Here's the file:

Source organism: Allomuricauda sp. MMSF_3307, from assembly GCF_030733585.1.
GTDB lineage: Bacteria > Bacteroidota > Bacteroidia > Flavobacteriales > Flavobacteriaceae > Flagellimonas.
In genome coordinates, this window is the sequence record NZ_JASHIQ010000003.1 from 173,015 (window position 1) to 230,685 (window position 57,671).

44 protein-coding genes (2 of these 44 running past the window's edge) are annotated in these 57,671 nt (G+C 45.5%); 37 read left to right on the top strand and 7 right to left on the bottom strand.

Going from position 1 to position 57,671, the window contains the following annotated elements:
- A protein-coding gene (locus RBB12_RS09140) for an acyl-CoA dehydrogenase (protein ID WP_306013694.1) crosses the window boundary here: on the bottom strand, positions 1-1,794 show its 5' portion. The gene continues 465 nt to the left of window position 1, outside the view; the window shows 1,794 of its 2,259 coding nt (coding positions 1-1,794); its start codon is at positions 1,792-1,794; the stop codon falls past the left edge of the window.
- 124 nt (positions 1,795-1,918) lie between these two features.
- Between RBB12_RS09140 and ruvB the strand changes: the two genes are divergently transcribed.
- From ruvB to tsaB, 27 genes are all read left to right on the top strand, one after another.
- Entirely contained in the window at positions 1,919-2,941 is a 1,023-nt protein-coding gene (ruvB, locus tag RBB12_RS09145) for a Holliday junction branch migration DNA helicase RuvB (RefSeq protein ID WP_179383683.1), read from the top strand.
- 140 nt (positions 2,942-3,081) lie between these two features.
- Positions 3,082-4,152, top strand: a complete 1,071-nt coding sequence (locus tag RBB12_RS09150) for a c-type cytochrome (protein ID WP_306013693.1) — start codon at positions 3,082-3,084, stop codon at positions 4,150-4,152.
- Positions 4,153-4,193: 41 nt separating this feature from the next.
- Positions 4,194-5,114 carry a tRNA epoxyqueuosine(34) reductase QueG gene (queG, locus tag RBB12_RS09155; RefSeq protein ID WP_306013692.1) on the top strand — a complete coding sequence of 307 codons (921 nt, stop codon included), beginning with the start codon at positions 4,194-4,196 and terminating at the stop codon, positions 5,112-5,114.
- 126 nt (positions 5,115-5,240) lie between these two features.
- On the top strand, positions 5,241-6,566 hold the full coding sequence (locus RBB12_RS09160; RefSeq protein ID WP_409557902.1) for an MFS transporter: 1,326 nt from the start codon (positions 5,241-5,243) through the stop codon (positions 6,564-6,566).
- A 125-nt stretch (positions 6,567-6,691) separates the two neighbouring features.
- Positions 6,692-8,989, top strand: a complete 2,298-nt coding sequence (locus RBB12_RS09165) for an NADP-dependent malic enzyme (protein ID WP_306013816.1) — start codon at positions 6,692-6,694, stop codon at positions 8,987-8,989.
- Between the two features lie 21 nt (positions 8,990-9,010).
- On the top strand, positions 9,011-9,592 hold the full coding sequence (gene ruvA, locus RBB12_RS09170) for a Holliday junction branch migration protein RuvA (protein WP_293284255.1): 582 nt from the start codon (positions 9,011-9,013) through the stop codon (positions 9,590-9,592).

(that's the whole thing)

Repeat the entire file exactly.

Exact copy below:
Source organism: Allomuricauda sp. MMSF_3307, from assembly GCF_030733585.1.
GTDB lineage: Bacteria > Bacteroidota > Bacteroidia > Flavobacteriales > Flavobacteriaceae > Flagellimonas.
In genome coordinates, this window is the sequence record NZ_JASHIQ010000003.1 from 173,015 (window position 1) to 230,685 (window position 57,671).

44 protein-coding genes (2 of these 44 running past the window's edge) are annotated in these 57,671 nt (G+C 45.5%); 37 read left to right on the top strand and 7 right to left on the bottom strand.

Going from position 1 to position 57,671, the window contains the following annotated elements:
- A protein-coding gene (locus RBB12_RS09140) for an acyl-CoA dehydrogenase (protein ID WP_306013694.1) crosses the window boundary here: on the bottom strand, positions 1-1,794 show its 5' portion. The gene continues 465 nt to the left of window position 1, outside the view; the window shows 1,794 of its 2,259 coding nt (coding positions 1-1,794); its start codon is at positions 1,792-1,794; the stop codon falls past the left edge of the window.
- 124 nt (positions 1,795-1,918) lie between these two features.
- Between RBB12_RS09140 and ruvB the strand changes: the two genes are divergently transcribed.
- From ruvB to tsaB, 27 genes are all read left to right on the top strand, one after another.
- Entirely contained in the window at positions 1,919-2,941 is a 1,023-nt protein-coding gene (ruvB, locus tag RBB12_RS09145) for a Holliday junction branch migration DNA helicase RuvB (RefSeq protein ID WP_179383683.1), read from the top strand.
- 140 nt (positions 2,942-3,081) lie between these two features.
- Positions 3,082-4,152, top strand: a complete 1,071-nt coding sequence (locus tag RBB12_RS09150) for a c-type cytochrome (protein ID WP_306013693.1) — start codon at positions 3,082-3,084, stop codon at positions 4,150-4,152.
- Positions 4,153-4,193: 41 nt separating this feature from the next.
- Positions 4,194-5,114 carry a tRNA epoxyqueuosine(34) reductase QueG gene (queG, locus tag RBB12_RS09155; RefSeq protein ID WP_306013692.1) on the top strand — a complete coding sequence of 307 codons (921 nt, stop codon included), beginning with the start codon at positions 4,194-4,196 and terminating at the stop codon, positions 5,112-5,114.
- 126 nt (positions 5,115-5,240) lie between these two features.
- On the top strand, positions 5,241-6,566 hold the full coding sequence (locus RBB12_RS09160; RefSeq protein ID WP_409557902.1) for an MFS transporter: 1,326 nt from the start codon (positions 5,241-5,243) through the stop codon (positions 6,564-6,566).
- A 125-nt stretch (positions 6,567-6,691) separates the two neighbouring features.
- Positions 6,692-8,989, top strand: a complete 2,298-nt coding sequence (locus RBB12_RS09165) for an NADP-dependent malic enzyme (protein ID WP_306013816.1) — start codon at positions 6,692-6,694, stop codon at positions 8,987-8,989.
- Between the two features lie 21 nt (positions 8,990-9,010).
- On the top strand, positions 9,011-9,592 hold the full coding sequence (gene ruvA, locus RBB12_RS09170) for a Holliday junction branch migration protein RuvA (protein WP_293284255.1): 582 nt from the start codon (positions 9,011-9,013) through the stop codon (positions 9,590-9,592).